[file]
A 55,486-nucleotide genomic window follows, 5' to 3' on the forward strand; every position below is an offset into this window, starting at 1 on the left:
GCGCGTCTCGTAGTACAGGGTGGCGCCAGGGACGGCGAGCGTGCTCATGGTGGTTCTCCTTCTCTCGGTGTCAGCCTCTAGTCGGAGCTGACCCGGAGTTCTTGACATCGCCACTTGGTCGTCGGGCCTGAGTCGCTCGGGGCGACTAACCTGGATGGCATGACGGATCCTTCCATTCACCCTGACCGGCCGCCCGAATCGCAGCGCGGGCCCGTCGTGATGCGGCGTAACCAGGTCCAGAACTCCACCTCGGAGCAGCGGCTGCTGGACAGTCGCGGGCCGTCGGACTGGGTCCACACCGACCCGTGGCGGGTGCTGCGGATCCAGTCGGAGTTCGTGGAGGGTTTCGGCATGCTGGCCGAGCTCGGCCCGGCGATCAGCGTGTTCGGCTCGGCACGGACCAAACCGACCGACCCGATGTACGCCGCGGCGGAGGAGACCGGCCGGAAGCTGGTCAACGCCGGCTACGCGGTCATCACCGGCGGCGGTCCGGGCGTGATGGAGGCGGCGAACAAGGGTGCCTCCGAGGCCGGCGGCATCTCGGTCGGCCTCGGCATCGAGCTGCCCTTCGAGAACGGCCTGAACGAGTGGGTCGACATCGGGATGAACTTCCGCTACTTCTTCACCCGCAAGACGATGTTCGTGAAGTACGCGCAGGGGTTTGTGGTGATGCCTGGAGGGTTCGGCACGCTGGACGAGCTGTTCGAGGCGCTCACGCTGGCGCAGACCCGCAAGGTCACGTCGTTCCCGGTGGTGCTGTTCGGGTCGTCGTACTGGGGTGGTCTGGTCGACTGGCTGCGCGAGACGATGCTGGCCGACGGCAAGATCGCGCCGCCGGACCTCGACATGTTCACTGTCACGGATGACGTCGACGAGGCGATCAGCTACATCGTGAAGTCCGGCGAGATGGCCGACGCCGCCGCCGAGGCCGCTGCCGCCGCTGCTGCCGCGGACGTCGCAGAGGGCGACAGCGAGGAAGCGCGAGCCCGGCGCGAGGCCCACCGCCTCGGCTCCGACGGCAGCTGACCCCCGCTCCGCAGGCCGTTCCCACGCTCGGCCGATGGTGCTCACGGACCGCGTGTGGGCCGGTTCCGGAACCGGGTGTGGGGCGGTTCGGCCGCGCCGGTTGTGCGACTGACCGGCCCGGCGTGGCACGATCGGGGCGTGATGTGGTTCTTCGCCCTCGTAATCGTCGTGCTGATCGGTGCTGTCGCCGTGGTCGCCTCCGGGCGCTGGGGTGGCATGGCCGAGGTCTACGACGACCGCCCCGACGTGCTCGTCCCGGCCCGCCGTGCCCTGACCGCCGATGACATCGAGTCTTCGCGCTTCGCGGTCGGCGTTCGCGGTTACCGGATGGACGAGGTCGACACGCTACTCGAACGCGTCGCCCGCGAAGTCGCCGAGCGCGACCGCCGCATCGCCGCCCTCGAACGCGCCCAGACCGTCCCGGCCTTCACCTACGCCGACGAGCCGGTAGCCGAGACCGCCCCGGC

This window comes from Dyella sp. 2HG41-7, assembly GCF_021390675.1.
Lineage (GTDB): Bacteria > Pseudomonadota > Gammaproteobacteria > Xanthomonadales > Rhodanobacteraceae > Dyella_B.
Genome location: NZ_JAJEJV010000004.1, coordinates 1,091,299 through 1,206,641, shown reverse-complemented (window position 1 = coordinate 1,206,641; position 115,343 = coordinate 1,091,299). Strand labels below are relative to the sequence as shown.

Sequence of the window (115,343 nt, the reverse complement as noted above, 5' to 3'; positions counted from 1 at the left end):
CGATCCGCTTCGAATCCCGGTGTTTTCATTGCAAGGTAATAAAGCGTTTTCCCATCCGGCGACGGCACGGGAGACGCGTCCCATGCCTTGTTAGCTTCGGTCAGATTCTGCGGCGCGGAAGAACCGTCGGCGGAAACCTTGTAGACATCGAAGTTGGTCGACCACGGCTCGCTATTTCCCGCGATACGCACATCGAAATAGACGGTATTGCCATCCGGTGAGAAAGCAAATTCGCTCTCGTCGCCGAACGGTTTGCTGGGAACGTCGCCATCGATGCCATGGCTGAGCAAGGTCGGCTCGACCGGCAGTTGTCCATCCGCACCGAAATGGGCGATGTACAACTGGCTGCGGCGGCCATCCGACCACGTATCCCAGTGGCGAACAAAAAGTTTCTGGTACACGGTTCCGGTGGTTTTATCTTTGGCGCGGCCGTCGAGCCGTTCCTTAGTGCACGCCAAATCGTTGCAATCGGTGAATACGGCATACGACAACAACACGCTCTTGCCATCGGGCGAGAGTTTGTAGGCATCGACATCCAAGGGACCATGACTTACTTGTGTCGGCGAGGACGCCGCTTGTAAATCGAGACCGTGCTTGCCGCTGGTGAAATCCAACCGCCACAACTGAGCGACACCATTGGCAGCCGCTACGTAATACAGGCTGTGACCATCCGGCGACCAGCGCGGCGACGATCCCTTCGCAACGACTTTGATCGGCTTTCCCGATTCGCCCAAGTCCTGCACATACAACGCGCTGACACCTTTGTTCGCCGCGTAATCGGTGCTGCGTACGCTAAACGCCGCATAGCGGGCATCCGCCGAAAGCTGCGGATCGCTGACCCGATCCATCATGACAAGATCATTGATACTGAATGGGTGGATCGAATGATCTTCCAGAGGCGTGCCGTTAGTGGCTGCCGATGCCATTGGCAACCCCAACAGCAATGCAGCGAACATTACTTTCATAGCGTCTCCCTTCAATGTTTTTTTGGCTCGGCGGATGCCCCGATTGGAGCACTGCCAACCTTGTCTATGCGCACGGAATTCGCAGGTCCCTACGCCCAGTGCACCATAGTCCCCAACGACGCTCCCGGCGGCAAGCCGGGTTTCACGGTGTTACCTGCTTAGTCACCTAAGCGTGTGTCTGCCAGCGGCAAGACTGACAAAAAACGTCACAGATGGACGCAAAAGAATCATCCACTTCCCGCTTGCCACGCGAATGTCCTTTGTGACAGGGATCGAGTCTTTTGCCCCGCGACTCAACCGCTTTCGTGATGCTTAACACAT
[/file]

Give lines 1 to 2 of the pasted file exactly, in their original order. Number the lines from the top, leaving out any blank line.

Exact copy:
A 55,486-nucleotide genomic window follows, 5' to 3' on the forward strand; every position below is an offset into this window, starting at 1 on the left:
GCGCGTCTCGTAGTACAGGGTGGCGCCAGGGACGGCGAGCGTGCTCATGGTGGTTCTCCTTCTCTCGGTGTCAGCCTCTAGTCGGAGCTGACCCGGAGTTCTTGACATCGCCACTTGGTCGTCGGGCCTGAGTCGCTCGGGGCGACTAACCTGGATGGCATGACGGATCCTTCCATTCACCCTGACCGGCCGCCCGAATCGCAGCGCGGGCCCGTCGTGATGCGGCGTAACCAGGTCCAGAACTCCACCTCGGAGCAGCGGCTGCTGGACAGTCGCGGGCCGTCGGACTGGGTCCACACCGACCCGTGGCGGGTGCTGCGGATCCAGTCGGAGTTCGTGGAGGGTTTCGGCATGCTGGCCGAGCTCGGCCCGGCGATCAGCGTGTTCGGCTCGGCACGGACCAAACCGACCGACCCGATGTACGCCGCGGCGGAGGAGACCGGCCGGAAGCTGGTCAACGCCGGCTACGCGGTCATCACCGGCGGCGGTCCGGGCGTGATGGAGGCGGCGAACAAGGGTGCCTCCGAGGCCGGCGGCATCTCGGTCGGCCTCGGCATCGAGCTGCCCTTCGAGAACGGCCTGAACGAGTGGGTCGACATCGGGATGAACTTCCGCTACTTCTTCACCCGCAAGACGATGTTCGTGAAGTACGCGCAGGGGTTTGTGGTGATGCCTGGAGGGTTCGGCACGCTGGACGAGCTGTTCGAGGCGCTCACGCTGGCGCAGACCCGCAAGGTCACGTCGTTCCCGGTGGTGCTGTTCGGGTCGTCGTACTGGGGTGGTCTGGTCGACTGGCTGCGCGAGACGATGCTGGCCGACGGCAAGATCGCGCCGCCGGACCTCGACATGTTCACTGTCACGGATGACGTCGACGAGGCGATCAGCTACATCGTGAAGTCCGGCGAGATGGCCGACGCCGCCGCCGAGGCCGCTGCCGCCGCTGCTGCCGCGGACGTCGCAGAGGGCGACAGCGAGGAAGCGCGAGCCCGGCGCGAGGCCCACCGCCTCGGCTCCGACGGCAGCTGACCCCCGCTCCGCAGGCCGTTCCCACGCTCGGCCGATGGTGCTCACGGACCGCGTGTGGGCCGGTTCCGGAACCGGGTGTGGGGCGGTTCGGCCGCGCCGGTTGTGCGACTGACCGGCCCGGCGTGGCACGATCGGGGCGTGATGTGGTTCTTCGCCCTCGTAATCGTCGTGCTGATCGGTGCTGTCGCCGTGGTCGCCTCCGGGCGCTGGGGTGGCATGGCCGAGGTCTACGACGACCGCCCCGACGTGCTCGTCCCGGCCCGCCGTGCCCTGACCGCCGATGACATCGAGTCTTCGCGCTTCGCGGTCGGCGTTCGCGGTTACCGGATGGACGAGGTCGACACGCTACTCGAACGCGTCGCCCGCGAAGTCGCCGAGCGCGACCGCCGCATCGCCGCCCTCGAACGCGCCCAGACCGTCCCGGCCTTCACCTACGCCGACGAGCCGGTAGCCGAGACCGCCCCGGC